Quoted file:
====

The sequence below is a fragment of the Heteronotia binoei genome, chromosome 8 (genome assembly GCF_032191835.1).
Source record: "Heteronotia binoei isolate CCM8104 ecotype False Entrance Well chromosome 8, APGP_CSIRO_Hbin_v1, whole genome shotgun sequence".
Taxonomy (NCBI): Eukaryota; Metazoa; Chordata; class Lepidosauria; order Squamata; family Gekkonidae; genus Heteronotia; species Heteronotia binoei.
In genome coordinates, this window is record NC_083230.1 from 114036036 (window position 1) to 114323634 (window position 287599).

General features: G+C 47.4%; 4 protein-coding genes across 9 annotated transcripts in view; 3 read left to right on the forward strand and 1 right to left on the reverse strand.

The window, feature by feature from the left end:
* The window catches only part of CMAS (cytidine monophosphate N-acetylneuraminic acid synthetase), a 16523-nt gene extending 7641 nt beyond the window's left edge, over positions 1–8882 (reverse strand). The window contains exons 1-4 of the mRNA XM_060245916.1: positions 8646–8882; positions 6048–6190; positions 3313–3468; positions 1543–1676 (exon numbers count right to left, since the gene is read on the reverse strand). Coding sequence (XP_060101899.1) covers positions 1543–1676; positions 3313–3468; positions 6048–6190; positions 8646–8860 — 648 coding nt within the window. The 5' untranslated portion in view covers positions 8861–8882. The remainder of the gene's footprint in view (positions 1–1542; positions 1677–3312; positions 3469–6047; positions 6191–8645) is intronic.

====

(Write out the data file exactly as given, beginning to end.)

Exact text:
The sequence below is a fragment of the Heteronotia binoei genome, chromosome 8 (genome assembly GCF_032191835.1).
Source record: "Heteronotia binoei isolate CCM8104 ecotype False Entrance Well chromosome 8, APGP_CSIRO_Hbin_v1, whole genome shotgun sequence".
Taxonomy (NCBI): Eukaryota; Metazoa; Chordata; class Lepidosauria; order Squamata; family Gekkonidae; genus Heteronotia; species Heteronotia binoei.
In genome coordinates, this window is record NC_083230.1 from 114036036 (window position 1) to 114323634 (window position 287599).

General features: G+C 47.4%; 4 protein-coding genes across 9 annotated transcripts in view; 3 read left to right on the forward strand and 1 right to left on the reverse strand.

The window, feature by feature from the left end:
* The window catches only part of CMAS (cytidine monophosphate N-acetylneuraminic acid synthetase), a 16523-nt gene extending 7641 nt beyond the window's left edge, over positions 1–8882 (reverse strand). The window contains exons 1-4 of the mRNA XM_060245916.1: positions 8646–8882; positions 6048–6190; positions 3313–3468; positions 1543–1676 (exon numbers count right to left, since the gene is read on the reverse strand). Coding sequence (XP_060101899.1) covers positions 1543–1676; positions 3313–3468; positions 6048–6190; positions 8646–8860 — 648 coding nt within the window. The 5' untranslated portion in view covers positions 8861–8882. The remainder of the gene's footprint in view (positions 1–1542; positions 1677–3312; positions 3469–6047; positions 6191–8645) is intronic.